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Gary Younge
'It's a panic for sure. But it's a calm panic'

"One man just came in and bought up all my plastic sheeting - about 20 or 30 feet of it," said the owner of Sisters. "Now that never happens. It'll be worse tomorrow because it's pay day. But it's been pretty bad today. And you know it's the media because there's a whole lot more women coming in or sending their husbands who couldn't care less."

Since the government issued its guidelines for families to prepare a "disaster supply kit" in case of chemical, biological or nuclear attack, on Monday the nation's DIY shops have become the epicentre for a wave of subdued but nonetheless palpable panic.

The warning, which came just a few days after it raised the risk of terrorist attack to orange. It called for people to get a three-day supply of water, one gallon per person per day; food; a battery-powered radio; a change of clothes; an extra set of car keys; and cash. It also advised them to get a supply of duct tape and plastic sheeting in their homes to seal off windows in the event of a chemical or biological attack.

"We've had three times the amount of business we normally have in a day," said Bill Hart, at a hardware store in Bethesda, Maryland.

"They've been buying duct tape, plastic sheeting, flash lights, bottled water, can openers. I've been on the phone to suppliers all morning and we have trucks coming in from as far away as Atlanta tomorrow bringing duct tape and plastic sheeting. Everyone is a little nervous. It's panic for sure. But it's a calm panic. They're not taking stuff out of each other's baskets."

Quite how useful such precautions will be is the subject of considerable scepticism.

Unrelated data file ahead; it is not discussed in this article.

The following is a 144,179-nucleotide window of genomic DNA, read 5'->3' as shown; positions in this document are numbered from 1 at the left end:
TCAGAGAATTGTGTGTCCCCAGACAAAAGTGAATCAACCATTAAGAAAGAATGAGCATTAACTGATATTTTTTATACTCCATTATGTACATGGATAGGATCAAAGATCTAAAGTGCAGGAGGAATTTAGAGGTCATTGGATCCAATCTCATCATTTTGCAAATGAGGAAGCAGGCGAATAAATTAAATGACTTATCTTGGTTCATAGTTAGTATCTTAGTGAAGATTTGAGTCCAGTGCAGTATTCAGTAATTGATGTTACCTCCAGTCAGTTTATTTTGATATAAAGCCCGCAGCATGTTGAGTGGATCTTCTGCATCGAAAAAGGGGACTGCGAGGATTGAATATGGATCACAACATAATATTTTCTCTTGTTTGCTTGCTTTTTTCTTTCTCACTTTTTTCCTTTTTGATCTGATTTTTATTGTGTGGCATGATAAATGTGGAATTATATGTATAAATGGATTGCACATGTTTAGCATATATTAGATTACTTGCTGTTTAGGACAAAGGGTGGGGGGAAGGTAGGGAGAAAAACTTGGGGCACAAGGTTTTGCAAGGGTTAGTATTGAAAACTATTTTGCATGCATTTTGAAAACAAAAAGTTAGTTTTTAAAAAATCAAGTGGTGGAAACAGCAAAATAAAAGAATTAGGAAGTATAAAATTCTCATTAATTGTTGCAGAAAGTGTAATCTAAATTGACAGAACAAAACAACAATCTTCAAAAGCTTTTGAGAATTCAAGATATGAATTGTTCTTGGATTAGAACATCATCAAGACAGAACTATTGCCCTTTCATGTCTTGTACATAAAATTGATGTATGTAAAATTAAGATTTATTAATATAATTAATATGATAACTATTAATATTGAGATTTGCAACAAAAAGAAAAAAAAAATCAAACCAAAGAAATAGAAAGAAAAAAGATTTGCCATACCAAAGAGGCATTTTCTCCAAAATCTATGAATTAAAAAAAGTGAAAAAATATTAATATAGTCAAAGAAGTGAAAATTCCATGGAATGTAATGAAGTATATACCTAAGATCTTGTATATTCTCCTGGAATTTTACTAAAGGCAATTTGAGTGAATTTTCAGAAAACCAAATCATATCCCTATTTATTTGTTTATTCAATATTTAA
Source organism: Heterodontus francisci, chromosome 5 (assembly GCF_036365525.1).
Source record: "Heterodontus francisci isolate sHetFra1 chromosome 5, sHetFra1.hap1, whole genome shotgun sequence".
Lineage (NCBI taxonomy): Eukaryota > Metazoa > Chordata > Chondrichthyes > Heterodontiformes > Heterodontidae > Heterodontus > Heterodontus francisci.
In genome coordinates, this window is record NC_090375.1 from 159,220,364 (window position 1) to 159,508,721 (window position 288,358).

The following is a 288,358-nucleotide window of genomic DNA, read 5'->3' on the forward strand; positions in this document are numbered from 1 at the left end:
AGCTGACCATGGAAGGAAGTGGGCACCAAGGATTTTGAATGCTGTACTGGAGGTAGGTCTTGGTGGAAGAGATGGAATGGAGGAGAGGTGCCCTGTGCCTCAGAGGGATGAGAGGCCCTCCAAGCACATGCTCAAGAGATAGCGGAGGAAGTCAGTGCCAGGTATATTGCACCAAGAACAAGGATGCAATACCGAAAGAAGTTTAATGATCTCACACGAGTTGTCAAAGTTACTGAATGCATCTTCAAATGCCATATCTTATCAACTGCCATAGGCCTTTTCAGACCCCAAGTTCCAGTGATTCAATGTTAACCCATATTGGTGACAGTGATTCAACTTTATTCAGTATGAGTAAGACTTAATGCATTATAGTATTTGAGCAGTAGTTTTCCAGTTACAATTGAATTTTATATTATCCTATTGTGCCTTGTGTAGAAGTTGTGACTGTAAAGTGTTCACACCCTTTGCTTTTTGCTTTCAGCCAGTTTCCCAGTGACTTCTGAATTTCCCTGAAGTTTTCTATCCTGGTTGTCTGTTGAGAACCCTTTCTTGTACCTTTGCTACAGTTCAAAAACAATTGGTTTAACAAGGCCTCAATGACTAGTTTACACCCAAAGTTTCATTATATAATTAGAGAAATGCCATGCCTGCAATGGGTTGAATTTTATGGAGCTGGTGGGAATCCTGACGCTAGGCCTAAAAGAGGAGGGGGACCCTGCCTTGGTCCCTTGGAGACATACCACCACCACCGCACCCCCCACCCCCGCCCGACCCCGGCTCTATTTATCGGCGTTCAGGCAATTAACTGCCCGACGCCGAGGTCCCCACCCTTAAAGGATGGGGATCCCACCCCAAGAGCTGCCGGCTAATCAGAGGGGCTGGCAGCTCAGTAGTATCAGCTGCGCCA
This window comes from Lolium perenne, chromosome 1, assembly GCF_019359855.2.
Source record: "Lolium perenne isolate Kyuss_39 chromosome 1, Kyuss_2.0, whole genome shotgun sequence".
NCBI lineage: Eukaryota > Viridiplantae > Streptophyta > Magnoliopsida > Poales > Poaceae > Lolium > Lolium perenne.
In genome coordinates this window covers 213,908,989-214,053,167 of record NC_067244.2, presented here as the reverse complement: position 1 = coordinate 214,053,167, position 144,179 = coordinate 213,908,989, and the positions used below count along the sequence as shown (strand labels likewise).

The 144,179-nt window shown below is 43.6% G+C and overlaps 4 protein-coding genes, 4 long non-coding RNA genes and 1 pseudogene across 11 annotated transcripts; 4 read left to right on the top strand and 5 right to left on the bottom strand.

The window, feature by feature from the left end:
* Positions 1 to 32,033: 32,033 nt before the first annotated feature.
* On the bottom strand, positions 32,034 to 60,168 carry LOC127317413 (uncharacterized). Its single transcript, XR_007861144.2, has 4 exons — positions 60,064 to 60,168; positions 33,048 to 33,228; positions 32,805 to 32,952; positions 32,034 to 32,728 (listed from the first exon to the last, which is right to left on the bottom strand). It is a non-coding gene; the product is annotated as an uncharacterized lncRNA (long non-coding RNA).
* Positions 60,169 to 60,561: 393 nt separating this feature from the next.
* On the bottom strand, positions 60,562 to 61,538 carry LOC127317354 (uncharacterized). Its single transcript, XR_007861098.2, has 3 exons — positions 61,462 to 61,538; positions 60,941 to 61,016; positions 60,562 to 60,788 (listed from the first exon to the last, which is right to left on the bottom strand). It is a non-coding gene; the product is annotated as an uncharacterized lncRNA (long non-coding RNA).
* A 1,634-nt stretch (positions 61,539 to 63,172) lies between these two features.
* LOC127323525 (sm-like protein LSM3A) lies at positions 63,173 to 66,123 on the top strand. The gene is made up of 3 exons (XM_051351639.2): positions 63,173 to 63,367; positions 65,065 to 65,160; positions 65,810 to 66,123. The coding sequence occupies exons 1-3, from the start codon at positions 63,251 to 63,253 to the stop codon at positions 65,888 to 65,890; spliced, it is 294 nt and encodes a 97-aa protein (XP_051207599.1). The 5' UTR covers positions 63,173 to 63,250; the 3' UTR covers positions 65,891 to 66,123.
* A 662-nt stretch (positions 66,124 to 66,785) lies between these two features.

"If it lowers your blood pressure then go ahead and do it, but do everything else first," says Randall larsen, director of the Anser Institute for Homeland Security, a non-profit organisation based in Virginia who told his mother not to bother with the duct tape or sheeting. "I don't think there's enough information out there for people to be locking themselves in airtight rooms."

At Sisters, the response to the stampede is of weary familiarity and gentle mocking. "We had a run on carbon monoxide alarms last month after a TV programme," said the owner. "But that made more sense. If there is an attack it will be outside, not in the house. If al-Qaida are coming they ain't gonna be knocking on no one's door."

The rush does suggest both a jittery public mood that has been reflected elsewhere. New York hospitals are on a cyanide alert and have been urged to increase their levels of sodium thiosulfate, the antidote to cyanide. Meanwhile schools in the area have developed a plan to take students to evacuation sites.

At Brothers they are struggling with shoppers who look as though they have never been in a DIY store before.

"They said we gotta have duct tape and plastic sheeting for the windows," says the woman. "That's what they said on the television and in the newspaper. What do they mean by plastic sheeting?"

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